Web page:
In less than two hours after the precincts closed, the elections seemed already decided. To say it happened unusually fast is an understatement; it happened even before some municipalities could begin their tallies, indeed even as some voters waited for the machines to replace the ones assigned them, which had broken down.
In our own barangay, San Lorenzo in Makati, the second case was true.
It’s the answer I got from seniors who had arrived much earlier than us and been stuck in their chairs for some time. After we were done, in about half an hour, Vergel observed that their line was finally moving again. But, apparently, as we were to learn from the news, voters elsewhere were not as lucky; some had to wait into the next morning.
Straight to shock
Back home, watching the news, results began to be posted so early, within the hour of the closing of the polls, we were not even given time to be anxious and nervous. We went straight to shock: overwhelming numbers were pouring for Ferdinand Marcos Jr., but just numbers, no source precincts, as has been the normal case.
Leni Robredo, although in second place, was so far behind him she would not even come close if the votes for the other candidates were added to hers. It felt uncanny to see a mutual validation between those numbers and the survey numbers, which themselves had raised misgivings for a number of reasons—from an environment of fear that did not conduce to reliable polling to questionable sampling.
If in previous elections there had been several hours of counting delays, the counting pace this time was dizzying, the numbers came in torrents, and television just kept posting them without question. I’m told at some point one question was asked: Where did the numbers come from? But, all the same, no one from the Commission on Elections (Comelec) came forward with a prompt answer.
Social media soon came out with disturbing reports, some with video clips—blatant vote-buying, cops themselves tearing up ballots, people filling in several ballots, voters being prevented from exercising their right for unknown reasons. To be sure, anomalies had been happening unchecked even before the elections. In any case, where do I myself look for answers, for reasoned affirmations or denials or clarifications?
I know it’s not all over yet—some counterchecking is being undertaken. But even so, I’ve not been myself since election night. This is not plain disbelief, more probably shock. My heart also feels somewhat broken. And it doesn’t help that the foreign press likes to portray us as a nation of stupid voters making the dictator’s son president.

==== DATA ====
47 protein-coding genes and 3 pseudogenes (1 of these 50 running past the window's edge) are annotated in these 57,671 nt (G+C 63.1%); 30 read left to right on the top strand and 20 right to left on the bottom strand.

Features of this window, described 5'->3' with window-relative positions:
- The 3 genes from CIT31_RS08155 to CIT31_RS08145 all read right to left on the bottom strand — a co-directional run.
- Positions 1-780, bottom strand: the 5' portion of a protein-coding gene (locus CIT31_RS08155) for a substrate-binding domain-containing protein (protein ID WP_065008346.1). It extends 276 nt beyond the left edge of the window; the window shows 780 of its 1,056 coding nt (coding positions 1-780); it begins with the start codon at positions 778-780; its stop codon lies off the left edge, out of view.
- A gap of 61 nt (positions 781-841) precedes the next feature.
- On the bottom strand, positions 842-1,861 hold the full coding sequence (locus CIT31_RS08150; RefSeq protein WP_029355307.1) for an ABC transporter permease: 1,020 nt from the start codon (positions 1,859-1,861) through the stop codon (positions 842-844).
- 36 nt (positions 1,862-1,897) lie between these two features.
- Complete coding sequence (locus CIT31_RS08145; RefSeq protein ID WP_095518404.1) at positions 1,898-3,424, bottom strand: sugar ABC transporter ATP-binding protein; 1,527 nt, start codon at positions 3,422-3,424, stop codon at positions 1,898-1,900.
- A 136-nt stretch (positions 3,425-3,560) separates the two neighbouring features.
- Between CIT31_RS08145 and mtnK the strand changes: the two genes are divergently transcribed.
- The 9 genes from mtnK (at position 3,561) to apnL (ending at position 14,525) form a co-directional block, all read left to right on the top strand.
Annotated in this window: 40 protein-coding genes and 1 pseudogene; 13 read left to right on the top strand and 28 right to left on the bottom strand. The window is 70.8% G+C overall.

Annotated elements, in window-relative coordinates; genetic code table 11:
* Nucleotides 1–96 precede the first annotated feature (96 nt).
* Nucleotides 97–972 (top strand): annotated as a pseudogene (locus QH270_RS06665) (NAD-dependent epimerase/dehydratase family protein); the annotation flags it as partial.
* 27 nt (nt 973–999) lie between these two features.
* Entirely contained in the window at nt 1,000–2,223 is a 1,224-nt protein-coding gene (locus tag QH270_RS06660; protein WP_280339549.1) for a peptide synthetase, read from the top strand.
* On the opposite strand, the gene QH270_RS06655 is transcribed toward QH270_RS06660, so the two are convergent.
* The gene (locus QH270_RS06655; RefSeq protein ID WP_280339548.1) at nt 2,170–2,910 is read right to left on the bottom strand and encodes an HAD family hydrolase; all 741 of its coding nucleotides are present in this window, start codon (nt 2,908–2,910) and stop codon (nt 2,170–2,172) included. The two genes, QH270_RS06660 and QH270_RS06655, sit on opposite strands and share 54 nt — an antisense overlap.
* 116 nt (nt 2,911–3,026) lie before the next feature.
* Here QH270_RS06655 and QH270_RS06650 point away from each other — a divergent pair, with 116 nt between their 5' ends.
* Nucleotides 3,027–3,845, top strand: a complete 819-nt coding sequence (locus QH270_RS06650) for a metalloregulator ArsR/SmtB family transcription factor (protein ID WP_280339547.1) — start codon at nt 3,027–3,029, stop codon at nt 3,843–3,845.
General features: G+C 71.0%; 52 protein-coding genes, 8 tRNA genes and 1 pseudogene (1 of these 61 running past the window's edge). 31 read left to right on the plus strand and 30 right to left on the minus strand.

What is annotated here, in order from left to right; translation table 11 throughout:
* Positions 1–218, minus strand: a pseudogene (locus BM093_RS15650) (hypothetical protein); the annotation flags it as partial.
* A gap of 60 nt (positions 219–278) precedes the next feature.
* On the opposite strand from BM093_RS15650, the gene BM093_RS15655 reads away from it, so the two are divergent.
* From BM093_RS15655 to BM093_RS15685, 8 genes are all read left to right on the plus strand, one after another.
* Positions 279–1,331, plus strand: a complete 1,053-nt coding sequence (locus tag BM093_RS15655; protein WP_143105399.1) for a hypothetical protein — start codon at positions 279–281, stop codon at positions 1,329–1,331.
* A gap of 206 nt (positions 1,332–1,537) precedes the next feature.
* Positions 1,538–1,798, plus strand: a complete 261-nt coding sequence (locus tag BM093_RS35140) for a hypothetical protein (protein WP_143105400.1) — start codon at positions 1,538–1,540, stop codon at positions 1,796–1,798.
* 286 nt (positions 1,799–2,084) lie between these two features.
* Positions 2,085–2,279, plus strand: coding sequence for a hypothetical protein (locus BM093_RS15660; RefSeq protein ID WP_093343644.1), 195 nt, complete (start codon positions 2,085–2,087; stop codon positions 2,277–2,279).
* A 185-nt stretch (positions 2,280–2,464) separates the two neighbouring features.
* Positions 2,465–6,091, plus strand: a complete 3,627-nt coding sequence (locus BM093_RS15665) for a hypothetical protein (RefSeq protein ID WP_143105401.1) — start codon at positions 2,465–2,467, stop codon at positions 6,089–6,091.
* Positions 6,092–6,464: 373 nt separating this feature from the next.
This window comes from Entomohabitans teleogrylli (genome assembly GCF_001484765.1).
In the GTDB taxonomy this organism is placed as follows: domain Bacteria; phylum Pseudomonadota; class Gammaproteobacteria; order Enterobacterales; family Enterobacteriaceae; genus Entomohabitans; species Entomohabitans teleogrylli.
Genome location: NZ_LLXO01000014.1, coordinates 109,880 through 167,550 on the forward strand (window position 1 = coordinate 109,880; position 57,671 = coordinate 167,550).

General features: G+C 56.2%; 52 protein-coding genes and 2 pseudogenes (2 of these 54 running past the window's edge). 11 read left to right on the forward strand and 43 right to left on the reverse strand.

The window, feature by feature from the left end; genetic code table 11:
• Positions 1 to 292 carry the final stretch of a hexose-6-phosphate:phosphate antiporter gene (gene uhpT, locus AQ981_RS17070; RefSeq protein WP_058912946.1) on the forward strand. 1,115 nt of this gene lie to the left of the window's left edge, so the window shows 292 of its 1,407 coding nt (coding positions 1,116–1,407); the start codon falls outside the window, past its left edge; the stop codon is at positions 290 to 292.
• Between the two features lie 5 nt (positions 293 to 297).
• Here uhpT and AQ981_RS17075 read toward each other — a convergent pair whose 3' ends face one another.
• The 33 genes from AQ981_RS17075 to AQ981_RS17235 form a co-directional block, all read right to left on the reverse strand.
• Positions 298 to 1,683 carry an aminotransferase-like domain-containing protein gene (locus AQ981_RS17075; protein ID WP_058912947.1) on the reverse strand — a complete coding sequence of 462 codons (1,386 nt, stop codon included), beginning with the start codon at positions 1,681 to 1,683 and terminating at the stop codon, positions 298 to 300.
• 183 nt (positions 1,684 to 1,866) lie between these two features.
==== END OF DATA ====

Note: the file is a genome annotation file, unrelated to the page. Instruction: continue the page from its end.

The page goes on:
Anyway, we tried very hard to sleep that night. For their part, the youth, mostly students, have taken matters into their own hands. After all, this is to them not just about another stolen election but a desperate fight for their own future, which they fear could be lost under another Marcos regime. Thus, by their noisy and assertive but peaceful massing in front of the Comelec building, they have begun to make their sentiments known.
A better plan
The morning after the elections, I woke up to a missed call.
It was from a favorite priest, and I knew exactly where he was—standing shoulder to shoulder with the young protesters. I woke up Vergel, and we both knew what to do.
We geared up—hats, cotton clothes, sneakers and a thermos of iced water. As we approached to cross Taft Avenue going toward Roxas Boulevard, Vergel realized we were color-coded for the day! I texted a barangay official to ask, hopefully, if, for some reason, the rule might have been suspended.
And there went all our patriotic intentions. These two would-be heroes for the day had to turn back and go home, where, in this late-morning summer boil, we probably belonged.
I couldn’t stop laughing, and Vergel, at first frustrated and embarrassed, was soon laughing with me. It all felt as cathartic as a good cry. Through the laughter I realized: But, of course, God always has a better plan, even when we are the last to know.
We suddenly felt lighter, seeing only God’s protection and love in everything that happens. And as we crossed back into our senior-friendly city, we felt safe from arrest—we seniors are exempt from color-coding. We couldn’t go home just yet, not after that missed chance at being seen by our young comrades stepping up along with them and assuaging sense of defaulting, of somehow failing them.
Instead, we went to Greenbelt for an early lunch, to discuss Plan B over humble pie.